From there to R2, it was just getting to the Newport shore and staying out of the now adverse current. The breeze had also clicked another 10 degrees right, which was a harbinger to the eventual NW fill, I messed up getting around Castle Hill by overestimating the right fill and tacking short, this led to another two tacks against the current in dying breeze, both Grimace and Big Boys did a better job there and made nice gains on us again, lesson learned is don’t do a lot of maneuvers against strong current, you don’t get anywhere. Once we popped through the current line we stretched again to R2 but were nowhere near saving our time on Grimace as they were only about 2 minutes behind us.
From R2 to Cormarant, we didn’t do a good job of either keeping the boat going in the quartering swell or paying attention to the NW shift. Both Big Boys and our team (a combination of past and present URI Sailing team captains, youth Vin Mcateer Jr, and my good friend Bill Richmond, who lives in Little Compton and is the only one who knows exactly where Cormorant is all the time) slowly got lifted while Grimace held low on rthumb line with a symmetric kite (I think). We finally gybed back to get in front and though we were a little faster, there was zero gain for us from R2 and were only about 2-2.5 minutes ahead of both Big Boys and Grimace. Lesson there is to be more attentive to the breeze and maintain a better, more consistent speed.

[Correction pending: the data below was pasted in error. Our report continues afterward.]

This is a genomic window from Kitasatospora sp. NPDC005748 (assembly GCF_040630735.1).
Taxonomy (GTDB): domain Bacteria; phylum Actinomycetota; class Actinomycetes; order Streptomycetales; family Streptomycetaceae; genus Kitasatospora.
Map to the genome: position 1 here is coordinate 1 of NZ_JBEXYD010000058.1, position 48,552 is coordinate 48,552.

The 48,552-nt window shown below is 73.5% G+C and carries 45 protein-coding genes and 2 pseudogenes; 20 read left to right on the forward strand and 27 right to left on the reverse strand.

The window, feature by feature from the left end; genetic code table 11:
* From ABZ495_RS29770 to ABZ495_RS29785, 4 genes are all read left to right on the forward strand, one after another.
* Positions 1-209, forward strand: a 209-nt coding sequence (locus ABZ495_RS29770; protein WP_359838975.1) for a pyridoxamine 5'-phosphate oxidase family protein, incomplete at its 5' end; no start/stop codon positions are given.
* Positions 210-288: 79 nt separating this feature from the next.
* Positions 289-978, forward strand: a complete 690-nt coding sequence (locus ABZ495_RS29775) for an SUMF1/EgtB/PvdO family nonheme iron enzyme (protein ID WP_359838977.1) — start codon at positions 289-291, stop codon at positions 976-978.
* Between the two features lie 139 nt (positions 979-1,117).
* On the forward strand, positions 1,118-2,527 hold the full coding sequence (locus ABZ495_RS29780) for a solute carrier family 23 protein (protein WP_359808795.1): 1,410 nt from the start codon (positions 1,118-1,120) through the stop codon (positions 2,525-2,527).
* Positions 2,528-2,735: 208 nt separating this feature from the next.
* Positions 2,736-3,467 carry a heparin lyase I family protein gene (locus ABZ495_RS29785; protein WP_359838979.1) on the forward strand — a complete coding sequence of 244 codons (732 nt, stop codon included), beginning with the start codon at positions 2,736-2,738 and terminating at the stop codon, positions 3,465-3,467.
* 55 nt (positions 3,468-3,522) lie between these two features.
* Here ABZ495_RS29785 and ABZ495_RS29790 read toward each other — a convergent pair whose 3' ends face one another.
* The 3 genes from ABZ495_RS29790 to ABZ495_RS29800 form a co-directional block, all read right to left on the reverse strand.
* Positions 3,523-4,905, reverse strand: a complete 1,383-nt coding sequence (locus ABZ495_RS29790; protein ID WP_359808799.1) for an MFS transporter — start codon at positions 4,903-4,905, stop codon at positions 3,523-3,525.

Once around Cormorant it was a fetch, our only real worry was getting past Black Point and over Fogland. Big Boys talked about having gotten too close to Black Point, every time I’ve done this race it has been better to be E and out of the lee and though everyone made good gains initially being high there, with steady breeze off the Point we made a big gain and after we started getting breeze from North of the point we went into full speed mode. From there it was a matter of getting over Fogland. I’ve never been in close there but Bill brought up a chart on my phone and we weaved our way through a couple shallow spots going full speed and wearing out our spin trimmer but made it, we got more header and carried low and fast until we were going to pile up off Sapowet Point, we held specifically to make sure we had a good jib reach angle to the finish.
I’m not sure we could have done a whole lot more, I don’t think there was another 3.5 minutes to make up on our time to Grimace. Ben and team did a great job of sailing the boat fast when they had breeze, in light conditions like that where we stopped, they were able to sail right up to our hole and though we extended a bit when the breeze would fill a little, it came to them at almost the same time and we could never stretch. They did a better job.